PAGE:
Thursday, 27 November 2014

Your name’s not down

Laws requiring photo ID could prevent homeless people from voting, says Maria Foscarinis

US special logo

As election season heats up, laws recently enacted in numerous states threaten to disenfranchise some 5 million eligible voters, including many who are poor and homeless.

The new laws require photo identification as a precondition to voting. Proponents argue they are needed to prevent fraud, and that state-issued photo ID is free. But studies show voter fraud is extremely rare and obtaining a state-issued ID can be complicated and expensive.

In Wisconsin, for example, getting a ‘free’ state-issued photo ID requires proving your name and date of birth; identity; citizenship or other appropriate immigration status; and residency. And acceptable proof is neither free nor easy for many to obtain. One of the ways to prove your name and date of birth is with a birth certificate. For those who don’t have one, ordering a birth certificate requires a fee of $20 (£12.40) or more.

Two of the following documents can also be used: a state-issued employee ID, a passport, a cheque book, a credit card, a health insurance card, a lease, a recent utility bill, or a recent traffic ticket. In other words, getting a ‘free’ ID requires having: a job, the possibility of international travel, a bank account, health care, housing, or access to a car.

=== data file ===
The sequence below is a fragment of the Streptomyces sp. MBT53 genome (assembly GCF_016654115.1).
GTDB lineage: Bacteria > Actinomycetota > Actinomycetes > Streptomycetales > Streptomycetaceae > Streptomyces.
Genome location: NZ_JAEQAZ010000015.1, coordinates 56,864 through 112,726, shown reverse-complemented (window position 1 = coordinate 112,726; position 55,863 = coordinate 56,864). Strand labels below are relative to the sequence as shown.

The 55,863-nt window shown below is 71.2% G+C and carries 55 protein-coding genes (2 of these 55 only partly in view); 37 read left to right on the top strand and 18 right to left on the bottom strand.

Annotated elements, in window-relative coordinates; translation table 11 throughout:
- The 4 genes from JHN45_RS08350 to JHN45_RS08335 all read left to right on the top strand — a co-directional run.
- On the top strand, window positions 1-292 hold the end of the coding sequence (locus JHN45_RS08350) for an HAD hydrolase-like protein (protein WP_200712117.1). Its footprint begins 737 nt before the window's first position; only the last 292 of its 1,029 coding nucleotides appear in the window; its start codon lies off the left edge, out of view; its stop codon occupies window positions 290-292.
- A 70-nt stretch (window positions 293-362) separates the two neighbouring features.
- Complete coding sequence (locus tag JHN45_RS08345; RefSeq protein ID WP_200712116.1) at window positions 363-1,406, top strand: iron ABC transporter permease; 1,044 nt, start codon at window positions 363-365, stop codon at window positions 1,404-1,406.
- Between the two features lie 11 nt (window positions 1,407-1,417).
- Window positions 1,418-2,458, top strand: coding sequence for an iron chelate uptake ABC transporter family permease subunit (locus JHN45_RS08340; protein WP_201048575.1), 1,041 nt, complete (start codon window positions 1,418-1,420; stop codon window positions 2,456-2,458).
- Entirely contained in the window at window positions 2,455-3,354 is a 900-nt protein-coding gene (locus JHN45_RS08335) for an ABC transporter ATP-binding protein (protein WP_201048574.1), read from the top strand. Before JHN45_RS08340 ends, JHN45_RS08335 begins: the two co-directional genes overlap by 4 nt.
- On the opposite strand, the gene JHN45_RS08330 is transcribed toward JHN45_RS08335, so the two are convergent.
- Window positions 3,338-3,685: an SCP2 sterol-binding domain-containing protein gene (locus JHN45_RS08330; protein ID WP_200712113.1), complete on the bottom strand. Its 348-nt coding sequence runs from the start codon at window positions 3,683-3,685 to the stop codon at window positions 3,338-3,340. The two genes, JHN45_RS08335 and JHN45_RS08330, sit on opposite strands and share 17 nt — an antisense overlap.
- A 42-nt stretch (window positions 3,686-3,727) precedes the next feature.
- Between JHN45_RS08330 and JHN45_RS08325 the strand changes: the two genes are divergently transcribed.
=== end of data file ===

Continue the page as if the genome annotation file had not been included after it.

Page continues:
Wisconsin is one of 44 US states that enacted or considered such laws over the past year. Some have been overturned, but many remain, making it difficult or impossible for many to vote this November. Without access to the ballot box, these Americans will be further marginalised.

Maria Foscarinis is a lawyer and founder and executive director of the National Law Center on Homelessness and Poverty

Have your say

You must sign in to make a comment

sign in register

Related

Articles

  • Lend us your ears

    23/05/2014

    In its most introspective moments the sector can resemble a teenager bemoaning the fact that ‘nobody understands me’, while its siblings get all the attention.

  • Working on your green message

    15 May 2014

    As government policies swing between green agendas and energy cuts, landlords need to work harder on their messaging, says Chris Huhne

  • Adjust your set

    30 April 2014
  • At your disposal

    14/02/2014

    Social landlords can now challenge the government to release public land

  • Slap down

    2 January 2014

    Tory concerns over planning minister’s rhetoric point to a deeper struggle within the party.

Resources

  • Dragons' Den for retrofit technology

    4 September 2014

    Copying the popular BBC format, Accord Group set up a Dragons’ Den of its own to find the best green technologies to test in a £3m retrofit project. Simon Brandon finds out why

  • A light in the dark

    04/07/2014

    The Lighthouse Project in Wales provides support to those most in need. Reni Eddo-Lodge finds out more

  • Exchanging ideas during job swap

    30/05/2014

    When directors at a Staffordshire-based housing association swapped jobs for seven weeks they ended up learning new skills - and saving money. Helen Clifton reports

  • Need for sustainable drainage

    13 May 2014

    This year’s floods underlined the need to build sustainable drainage systems and if they mimic the natural process of water absorption and dispersion then so much the better, says John Beresford

  • Reaching crisis point

    02/05/2014

    Tenants on the verge of eviction are being helped to remain in their homes by a recently formed social enterprise that is saving their landlords significant sums in the process. Daniel Douglas finds out how

IH Subscription